Last week, Cho Kuk, the disgraced Justice Minister of South Korea, resigned after a controversial month at the helm and a wave of discontent that spurred nationwide protests. President Moon Jae-in brought in Cho to reform the nation’s prosecution, including improving oversight of investigations, banning excessively long interrogations, and limiting the scope of prosecutors’ direct investigations. But shortly after his nomination, Cho and his family became embroiled in a massive corruption scandal, which proved to be his undoing. Even though Cho is no longer tasked with the leading the Ministry of Justice, his scandal reveals deeper problems within the Moon administration: a commitment to a dangerous policy toward North Korea, strangulation of the free press, and a vendetta against conservative politicians.
To understand how a figure as controversial as Cho could ascend to such a high position in Moon’s cabinet, we need to go back to one of Moon’s early election promises—ridding the country of what he called “deep rooted evils” and to rebuild after the scandal-ridden tenure of previous president Park Geun-hye. Superficially, it was a pledge to eradicate corruption, but it has quickly become clear that he was only referring to the corruption of the opposition party, the Liberty Korea Party (LKP).
In many respects, Cho embodies the very corruption Moon pledged to eradicate. Cho’s own daughter gained admission to a top university after being named first author on a scholarly medical paper upon completing a two-week internship as a high school student. Cho’s wife, a university professor, allegedly forged a college award for her daughter under the name of the university president, helping her gain admission to medical school. A close relative of Cho’s is accused of rigging stock prices, embezzling billions of won, and arranging hefty investments for Cho’s wife and children. And yet, Moon had no qualms in allowing Cho to head the Ministry of Justice, the same agency now investigating his family.
Much of the South Korean public was outraged. Members of the LKP publicly shaved their heads in protest, and the opposition claims that millions came out to call for Cho’s ouster. While Cho certainly had his own league of supporters, not even Moon himself left the scandal unscathed—some put his approval rating as low as 32%, with 54% believing that Moon was wrong to move forward with Cho. But South Korean presidents have tremendous leeway when it comes to nominations, and without an adequate system of checks and balances, presidents can fill positions however they see fit. Moon needed neither the approval of the national assembly nor that of the public to push Cho through.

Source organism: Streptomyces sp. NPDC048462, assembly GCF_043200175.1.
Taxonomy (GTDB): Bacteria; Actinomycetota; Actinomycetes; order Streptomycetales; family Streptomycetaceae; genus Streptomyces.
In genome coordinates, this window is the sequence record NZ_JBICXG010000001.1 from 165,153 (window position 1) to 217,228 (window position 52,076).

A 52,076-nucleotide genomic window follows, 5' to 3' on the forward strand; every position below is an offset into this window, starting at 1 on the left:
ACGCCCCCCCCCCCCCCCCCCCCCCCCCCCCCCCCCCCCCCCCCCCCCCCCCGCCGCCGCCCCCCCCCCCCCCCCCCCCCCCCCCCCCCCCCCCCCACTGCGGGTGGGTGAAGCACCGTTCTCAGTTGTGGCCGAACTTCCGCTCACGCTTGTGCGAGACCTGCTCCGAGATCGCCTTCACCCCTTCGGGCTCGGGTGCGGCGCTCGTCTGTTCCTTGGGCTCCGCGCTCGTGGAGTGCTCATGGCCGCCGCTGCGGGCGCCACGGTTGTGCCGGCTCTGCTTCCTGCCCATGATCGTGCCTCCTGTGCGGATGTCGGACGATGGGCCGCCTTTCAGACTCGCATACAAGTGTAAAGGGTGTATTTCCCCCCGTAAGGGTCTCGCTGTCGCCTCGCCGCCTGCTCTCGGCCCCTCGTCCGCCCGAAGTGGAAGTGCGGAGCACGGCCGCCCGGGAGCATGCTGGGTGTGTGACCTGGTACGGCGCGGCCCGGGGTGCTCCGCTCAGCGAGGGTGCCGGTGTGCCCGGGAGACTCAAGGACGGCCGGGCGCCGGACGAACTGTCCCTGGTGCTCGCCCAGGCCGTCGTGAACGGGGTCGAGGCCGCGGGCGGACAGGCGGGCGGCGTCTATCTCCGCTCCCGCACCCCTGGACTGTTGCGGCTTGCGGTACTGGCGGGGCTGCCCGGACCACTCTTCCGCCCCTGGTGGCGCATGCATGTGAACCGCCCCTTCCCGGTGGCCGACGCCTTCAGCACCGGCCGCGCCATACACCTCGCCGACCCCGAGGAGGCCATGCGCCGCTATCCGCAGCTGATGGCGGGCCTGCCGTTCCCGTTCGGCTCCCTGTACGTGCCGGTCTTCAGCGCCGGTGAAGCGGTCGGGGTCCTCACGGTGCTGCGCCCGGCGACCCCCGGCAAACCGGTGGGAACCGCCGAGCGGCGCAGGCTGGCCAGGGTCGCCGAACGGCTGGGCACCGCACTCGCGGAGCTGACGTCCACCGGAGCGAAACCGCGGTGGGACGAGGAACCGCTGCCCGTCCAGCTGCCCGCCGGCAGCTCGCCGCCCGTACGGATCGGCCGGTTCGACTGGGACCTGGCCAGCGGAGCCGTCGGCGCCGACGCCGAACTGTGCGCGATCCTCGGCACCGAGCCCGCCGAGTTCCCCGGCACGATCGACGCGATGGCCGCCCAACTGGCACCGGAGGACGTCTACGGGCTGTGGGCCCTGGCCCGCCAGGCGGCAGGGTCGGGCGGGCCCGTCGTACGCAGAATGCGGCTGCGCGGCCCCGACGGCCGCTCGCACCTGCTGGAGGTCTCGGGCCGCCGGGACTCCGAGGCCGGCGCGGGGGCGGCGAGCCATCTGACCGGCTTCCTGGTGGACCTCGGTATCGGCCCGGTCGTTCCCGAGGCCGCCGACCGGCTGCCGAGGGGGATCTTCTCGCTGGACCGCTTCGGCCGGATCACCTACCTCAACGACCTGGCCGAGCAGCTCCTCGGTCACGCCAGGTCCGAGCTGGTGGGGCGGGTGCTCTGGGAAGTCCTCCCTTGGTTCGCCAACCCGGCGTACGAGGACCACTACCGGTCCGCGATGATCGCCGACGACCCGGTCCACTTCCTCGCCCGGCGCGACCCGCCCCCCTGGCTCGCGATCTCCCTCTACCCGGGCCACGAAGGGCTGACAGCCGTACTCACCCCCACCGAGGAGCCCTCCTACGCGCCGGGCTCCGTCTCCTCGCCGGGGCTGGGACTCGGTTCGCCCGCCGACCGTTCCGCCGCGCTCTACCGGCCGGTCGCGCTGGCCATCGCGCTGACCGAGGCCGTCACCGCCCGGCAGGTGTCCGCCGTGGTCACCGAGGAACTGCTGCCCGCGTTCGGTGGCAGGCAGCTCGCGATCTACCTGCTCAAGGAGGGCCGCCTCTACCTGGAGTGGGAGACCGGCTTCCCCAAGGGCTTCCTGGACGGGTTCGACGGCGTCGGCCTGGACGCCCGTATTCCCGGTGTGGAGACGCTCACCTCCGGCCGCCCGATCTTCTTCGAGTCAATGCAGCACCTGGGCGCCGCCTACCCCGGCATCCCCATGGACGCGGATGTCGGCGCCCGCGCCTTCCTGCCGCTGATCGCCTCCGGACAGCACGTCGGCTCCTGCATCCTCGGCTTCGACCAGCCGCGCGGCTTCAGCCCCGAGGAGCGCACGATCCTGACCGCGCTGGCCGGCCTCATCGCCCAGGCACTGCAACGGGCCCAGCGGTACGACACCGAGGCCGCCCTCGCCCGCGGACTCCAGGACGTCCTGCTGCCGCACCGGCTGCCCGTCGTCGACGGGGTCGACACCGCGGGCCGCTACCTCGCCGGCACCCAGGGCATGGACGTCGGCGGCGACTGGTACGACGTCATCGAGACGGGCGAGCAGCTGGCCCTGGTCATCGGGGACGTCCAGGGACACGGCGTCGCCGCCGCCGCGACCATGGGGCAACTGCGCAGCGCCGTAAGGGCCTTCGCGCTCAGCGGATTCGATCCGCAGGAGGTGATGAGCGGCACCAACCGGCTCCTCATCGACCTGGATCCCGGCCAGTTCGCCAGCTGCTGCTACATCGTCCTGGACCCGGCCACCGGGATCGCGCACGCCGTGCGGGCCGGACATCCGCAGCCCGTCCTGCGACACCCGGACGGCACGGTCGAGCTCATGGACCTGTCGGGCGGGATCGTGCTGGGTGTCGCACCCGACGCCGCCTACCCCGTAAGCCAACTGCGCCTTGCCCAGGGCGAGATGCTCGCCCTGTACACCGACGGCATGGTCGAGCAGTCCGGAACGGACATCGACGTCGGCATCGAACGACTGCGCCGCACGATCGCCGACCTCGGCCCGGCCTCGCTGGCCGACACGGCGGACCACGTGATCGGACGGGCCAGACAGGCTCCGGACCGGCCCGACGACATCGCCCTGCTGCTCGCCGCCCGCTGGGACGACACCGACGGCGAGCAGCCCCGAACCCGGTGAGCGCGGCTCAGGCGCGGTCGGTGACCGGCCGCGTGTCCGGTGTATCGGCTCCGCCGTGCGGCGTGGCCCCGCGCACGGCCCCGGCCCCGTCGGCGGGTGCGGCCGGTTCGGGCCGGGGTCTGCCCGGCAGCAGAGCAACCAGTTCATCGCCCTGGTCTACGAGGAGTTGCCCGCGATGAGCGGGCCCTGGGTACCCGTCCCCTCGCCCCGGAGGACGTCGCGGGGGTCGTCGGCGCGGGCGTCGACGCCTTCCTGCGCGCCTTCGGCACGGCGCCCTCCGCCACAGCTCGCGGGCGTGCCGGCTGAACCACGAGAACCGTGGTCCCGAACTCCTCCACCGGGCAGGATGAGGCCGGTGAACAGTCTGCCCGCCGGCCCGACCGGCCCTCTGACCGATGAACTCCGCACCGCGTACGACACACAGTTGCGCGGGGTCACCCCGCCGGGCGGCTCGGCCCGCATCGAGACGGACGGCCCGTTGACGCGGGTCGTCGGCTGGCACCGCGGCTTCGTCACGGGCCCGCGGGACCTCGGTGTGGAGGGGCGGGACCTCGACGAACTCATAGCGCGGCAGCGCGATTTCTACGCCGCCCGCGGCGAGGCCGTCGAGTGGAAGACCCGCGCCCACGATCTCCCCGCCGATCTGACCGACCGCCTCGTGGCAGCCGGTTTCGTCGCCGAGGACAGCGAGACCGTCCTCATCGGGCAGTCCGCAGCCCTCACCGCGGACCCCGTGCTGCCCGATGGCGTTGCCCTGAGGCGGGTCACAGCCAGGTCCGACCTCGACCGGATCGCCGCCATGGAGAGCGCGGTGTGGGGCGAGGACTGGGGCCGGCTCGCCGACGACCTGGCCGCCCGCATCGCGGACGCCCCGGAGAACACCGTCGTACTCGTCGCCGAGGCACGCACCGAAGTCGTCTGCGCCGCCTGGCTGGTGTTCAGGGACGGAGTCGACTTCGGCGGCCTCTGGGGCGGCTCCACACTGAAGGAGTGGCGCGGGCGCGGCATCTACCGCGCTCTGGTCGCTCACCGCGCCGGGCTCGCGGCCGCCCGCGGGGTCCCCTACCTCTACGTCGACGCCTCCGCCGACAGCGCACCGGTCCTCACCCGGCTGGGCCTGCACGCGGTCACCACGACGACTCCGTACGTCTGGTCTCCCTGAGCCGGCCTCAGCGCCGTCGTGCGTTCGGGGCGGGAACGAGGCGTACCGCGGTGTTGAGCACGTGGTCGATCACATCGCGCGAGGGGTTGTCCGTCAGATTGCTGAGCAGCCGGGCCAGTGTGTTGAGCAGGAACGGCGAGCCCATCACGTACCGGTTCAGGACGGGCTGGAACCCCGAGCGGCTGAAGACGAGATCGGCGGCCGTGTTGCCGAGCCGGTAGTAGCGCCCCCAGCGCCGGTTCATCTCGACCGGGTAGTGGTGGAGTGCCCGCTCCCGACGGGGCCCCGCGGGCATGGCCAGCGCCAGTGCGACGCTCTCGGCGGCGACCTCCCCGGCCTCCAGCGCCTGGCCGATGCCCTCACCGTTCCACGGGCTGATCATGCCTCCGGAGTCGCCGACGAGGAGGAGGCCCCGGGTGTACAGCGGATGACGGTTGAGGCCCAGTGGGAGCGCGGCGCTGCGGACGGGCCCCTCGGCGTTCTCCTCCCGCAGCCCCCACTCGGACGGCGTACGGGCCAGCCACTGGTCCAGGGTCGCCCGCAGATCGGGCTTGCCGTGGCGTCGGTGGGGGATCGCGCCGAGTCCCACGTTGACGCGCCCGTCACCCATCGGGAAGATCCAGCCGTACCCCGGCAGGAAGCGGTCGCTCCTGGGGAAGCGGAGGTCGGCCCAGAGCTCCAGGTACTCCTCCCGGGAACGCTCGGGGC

Curiously, the protests and Cho’s subsequent ouster have not enjoyed much press, especially outside of South Korea. Labor unions at the Korea Broadcasting Corporation and Munhwa Broadcasting Corporation (two of the largest in South Korea) have complained that they were not able to adequately cover Cho’s scandal and that reporters were under pressure from senior editors to protect him. Both broadcasting companies were taken over by the Moon administration last year. Even reporting in the West often neglects the scale of South Korea’s outrage toward Cho, portraying the anti-Cho protestors as an insignificant fringe group.
But the problem with Cho lies beyond his abuse of power and corrupt family. Once a member of the Socialist Workers’ League of Korea (Sanomaeng), an organization that called for the armed socialist revolt in South Korea, Cho failed to repudiate it, claiming he was neither “proud nor ashamed.” He recently argued that South Korea “needed” socialist policies.
If this sounds familiar, it’s because it’s not the first time we’ve seen this in Moon’s cabinet. Im Jeong-seok, Moon’s former chief of staff, was also a left-leaning activist who facilitated “flower of unification” Lim Su-kyung’s illegal trip to Pyongyang in 1989. Her visit was a major propaganda win for the North, and Lim, a former lawmaker in Moon’s own party, gained notoriety once again in 2012 for drunkenly cursing out a North Korean defector. The problem here is not just Cho, but the kind of company Moon keeps. In addition to his commitment to eradicating “deep-rooted evil,” Moon is equally determined to advance a policy of engagement with North Korea, and he does so by filling top positions with those sympathetic to his cause. Even North Korea’s Rodong Sinmun excoriated the LKP’s attacks on Cho, perhaps fearing a return to conservative power in the South.
While Cho’s tenure as justice minister is over, the problems plaguing the Moon administration, and South Korea, are not. But perhaps there is a moment for change. In 2020, South Koreans will take to the polls to vote in the National Assembly elections. Faced with an uphill trade battle with Japan, a failing North Korea policy, and now the embarrassment of Cho Kuk, it is likely Moon Jae-in and his party are headed for trouble.
Olivia Schieber is the senior program manager for AEI’s Foreign and Defense Policy Department.
This article first appeared at the American Enterprise Institute’s AEIdeas Blog.